Biden keeps rolling, wins Michigan, Mississippi and Missouri
Biden wins in Michigan, the top prize of the six state contests Tuesday
March 10, 2020 - 9:21pm
The Facts Inside Our Reporter’s Notebook
Joe Biden on Tuesday scored victories in Michigan, Mississippi and Missouri, as the former vice president decisively distanced himself from his closest rival Sen. Bernie Sanders.
Sanders was hoping for a second straight upset win in Michigan to keep his hope alive of winning the Democratic nomination, but Biden won in the delegate-rich state that will be a key bellwether in the fall election.
Voters went to the polls Tuesday in six states, with the Democratic presidential primary race now essentially a two-person contest between Biden and Sanders.
The biggest prize was Michigan and its 125 delegates, and Biden’s win dealt a serious blow to Sanders’ ambitions.
Sanders, a Vermont Independent running on the Democratic ticket, upset eventual 2016 nominee Hillary Clinton in Michigan to keep alive his persistent but ultimately unsuccessful White House bid. He couldn’t repeat this time.
Biden led Sanders by more than 22 percentage points in Michigan ahead of the polls opening, according to the RealClearPolitics polls average.
Biden, a former vice president, also was poised to grow his lead over Sanders in the delegate count – unofficially 664-573 before Tuesday’s polls closed. The winner needs 1,991 to secure the nomination ahead of the Democratic National Convention in July.
Hawaii Rep. Tulsi Gabbard also remains in the Democratic race, but has performed very poorly so far, only earning two delegates.
The other five states with primaries Tuesday are Idaho, Mississippi, Missouri, North Dakota and Washington, with all six of the states offering a combined 352 delegates.
With 89 delegates up for grabs in Washington, the Evergreen State offers the second largest prize of the night, while Missouri’s 68 delegates offered the third largest opportunity for the candidates to run up their scores.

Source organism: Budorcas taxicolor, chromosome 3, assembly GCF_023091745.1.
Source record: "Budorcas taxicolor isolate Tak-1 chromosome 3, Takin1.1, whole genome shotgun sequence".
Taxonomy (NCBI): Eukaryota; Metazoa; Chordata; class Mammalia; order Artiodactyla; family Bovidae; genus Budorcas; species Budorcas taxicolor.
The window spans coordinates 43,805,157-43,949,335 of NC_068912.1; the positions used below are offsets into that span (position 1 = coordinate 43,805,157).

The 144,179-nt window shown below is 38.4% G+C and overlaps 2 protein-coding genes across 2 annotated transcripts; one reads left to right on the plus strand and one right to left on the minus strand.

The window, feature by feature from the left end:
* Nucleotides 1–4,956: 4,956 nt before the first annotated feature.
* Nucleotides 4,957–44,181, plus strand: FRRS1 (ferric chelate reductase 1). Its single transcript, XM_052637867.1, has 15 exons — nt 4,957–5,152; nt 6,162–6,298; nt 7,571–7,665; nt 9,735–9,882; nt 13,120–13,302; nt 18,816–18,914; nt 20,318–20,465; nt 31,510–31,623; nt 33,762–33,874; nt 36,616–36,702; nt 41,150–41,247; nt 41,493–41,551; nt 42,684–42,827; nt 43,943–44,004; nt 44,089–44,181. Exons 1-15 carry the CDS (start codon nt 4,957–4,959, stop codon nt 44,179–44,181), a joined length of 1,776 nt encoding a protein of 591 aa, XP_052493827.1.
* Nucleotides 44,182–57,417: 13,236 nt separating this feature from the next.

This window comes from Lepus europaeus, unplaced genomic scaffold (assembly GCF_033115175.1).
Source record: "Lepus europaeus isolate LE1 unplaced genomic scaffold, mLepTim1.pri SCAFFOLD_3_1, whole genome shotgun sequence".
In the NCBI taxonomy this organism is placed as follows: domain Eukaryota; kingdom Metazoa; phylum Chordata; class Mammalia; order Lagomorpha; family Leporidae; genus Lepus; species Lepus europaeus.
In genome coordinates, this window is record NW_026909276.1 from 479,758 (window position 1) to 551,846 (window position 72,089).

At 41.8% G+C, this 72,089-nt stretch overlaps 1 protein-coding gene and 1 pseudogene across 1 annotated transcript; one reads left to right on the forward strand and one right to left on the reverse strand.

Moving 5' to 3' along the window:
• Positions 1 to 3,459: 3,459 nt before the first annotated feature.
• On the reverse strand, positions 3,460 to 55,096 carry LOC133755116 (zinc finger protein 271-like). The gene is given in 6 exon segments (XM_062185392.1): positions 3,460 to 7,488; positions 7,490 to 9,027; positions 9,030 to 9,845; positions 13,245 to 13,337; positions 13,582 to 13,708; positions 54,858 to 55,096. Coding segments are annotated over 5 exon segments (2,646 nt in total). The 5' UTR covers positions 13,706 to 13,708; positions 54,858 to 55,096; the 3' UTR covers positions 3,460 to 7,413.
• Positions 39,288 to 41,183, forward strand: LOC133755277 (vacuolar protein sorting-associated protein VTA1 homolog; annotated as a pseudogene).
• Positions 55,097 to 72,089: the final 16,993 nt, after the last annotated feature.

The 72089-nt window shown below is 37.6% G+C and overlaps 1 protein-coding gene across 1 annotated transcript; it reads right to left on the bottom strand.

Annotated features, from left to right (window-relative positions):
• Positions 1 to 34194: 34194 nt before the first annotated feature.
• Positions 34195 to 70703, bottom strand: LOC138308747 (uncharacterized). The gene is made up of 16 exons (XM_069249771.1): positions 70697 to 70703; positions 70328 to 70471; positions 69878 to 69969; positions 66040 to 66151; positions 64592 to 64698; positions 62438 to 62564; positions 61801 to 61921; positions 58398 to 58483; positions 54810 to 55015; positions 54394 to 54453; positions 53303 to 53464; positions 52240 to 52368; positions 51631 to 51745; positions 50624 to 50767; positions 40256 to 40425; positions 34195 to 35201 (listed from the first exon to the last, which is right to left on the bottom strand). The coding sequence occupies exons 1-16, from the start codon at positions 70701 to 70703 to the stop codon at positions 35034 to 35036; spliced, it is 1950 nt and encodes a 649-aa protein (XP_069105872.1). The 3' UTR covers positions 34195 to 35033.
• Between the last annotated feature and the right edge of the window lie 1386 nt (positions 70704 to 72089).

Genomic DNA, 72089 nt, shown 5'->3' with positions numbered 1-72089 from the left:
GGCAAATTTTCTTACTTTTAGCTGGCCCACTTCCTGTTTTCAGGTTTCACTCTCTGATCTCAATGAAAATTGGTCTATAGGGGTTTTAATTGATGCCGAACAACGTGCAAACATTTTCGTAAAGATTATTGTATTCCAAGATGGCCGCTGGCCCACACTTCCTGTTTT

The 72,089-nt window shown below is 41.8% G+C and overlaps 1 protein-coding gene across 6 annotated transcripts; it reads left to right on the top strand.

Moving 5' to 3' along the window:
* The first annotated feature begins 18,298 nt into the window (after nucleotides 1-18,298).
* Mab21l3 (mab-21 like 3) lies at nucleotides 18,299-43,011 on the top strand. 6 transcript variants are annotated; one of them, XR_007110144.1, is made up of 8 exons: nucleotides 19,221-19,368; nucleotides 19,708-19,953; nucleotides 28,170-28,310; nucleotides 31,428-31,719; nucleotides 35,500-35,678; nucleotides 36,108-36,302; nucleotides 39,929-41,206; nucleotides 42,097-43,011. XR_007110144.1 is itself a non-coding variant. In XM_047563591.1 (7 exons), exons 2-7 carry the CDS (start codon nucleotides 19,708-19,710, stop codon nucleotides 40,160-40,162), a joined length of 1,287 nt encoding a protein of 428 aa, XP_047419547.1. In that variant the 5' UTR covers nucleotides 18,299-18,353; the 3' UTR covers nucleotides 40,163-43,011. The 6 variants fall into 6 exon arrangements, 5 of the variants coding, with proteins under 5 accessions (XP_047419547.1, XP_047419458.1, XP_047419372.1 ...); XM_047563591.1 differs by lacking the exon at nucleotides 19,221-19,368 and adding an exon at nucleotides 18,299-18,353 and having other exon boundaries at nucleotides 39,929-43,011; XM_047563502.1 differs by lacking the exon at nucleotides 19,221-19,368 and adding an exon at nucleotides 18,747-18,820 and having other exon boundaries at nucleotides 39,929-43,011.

Mississippi, Idaho and North Dakota bring less delegates to the table—the states offer 36, 20 and 14 delegates respectively.
The Democratic nominee is expected to face Republican President Trump in the general election. Trump is running unopposed in the primaries.
Sanders was the early leader in the party primary – scoring two wins in the first three nominating states.
Biden then won as projected in South Carolina, largely on the strength of his support from African-American voters. Several days later, on Super Tuesday, Biden won 10 of 14 states, which has some election handicappers calling Michigan make-or-break of Sanders.
The democratic-socialist candidate earlier this week downplayed such analysis when asked about it by “Fox News Sunday” host Chris Wallace.
“You know Chris, the media asks you, ‘Is this state or that state life or death?’ I was asked that in Iowa. I was asked that in New Hampshire. We won California, the largest state in this country. We are winning among Latino voters big time. We are winning among young people."
The now-surging Biden has since Super Tuesday eve picked up endorsements from former primary rivals Sen. Amy Klobuchar, former South Bend, Indiana, Mayor Pete Buttigieg and former New York City Mayor Mike Bloomberg.
Massachusetts Sen. Elizabeth Warren has yet to endorse, after quitting the Democratic primary after Super Tuesday.
California Sen. Kamala Harris, who left the primary early, on Sunday pledged to do her utmost to see Biden elected as president.
And while the former vice president is believed to have a significant advantage in African American support, Sanders on Sunday scored an endorsement from the Rev. Jesse Jackson.
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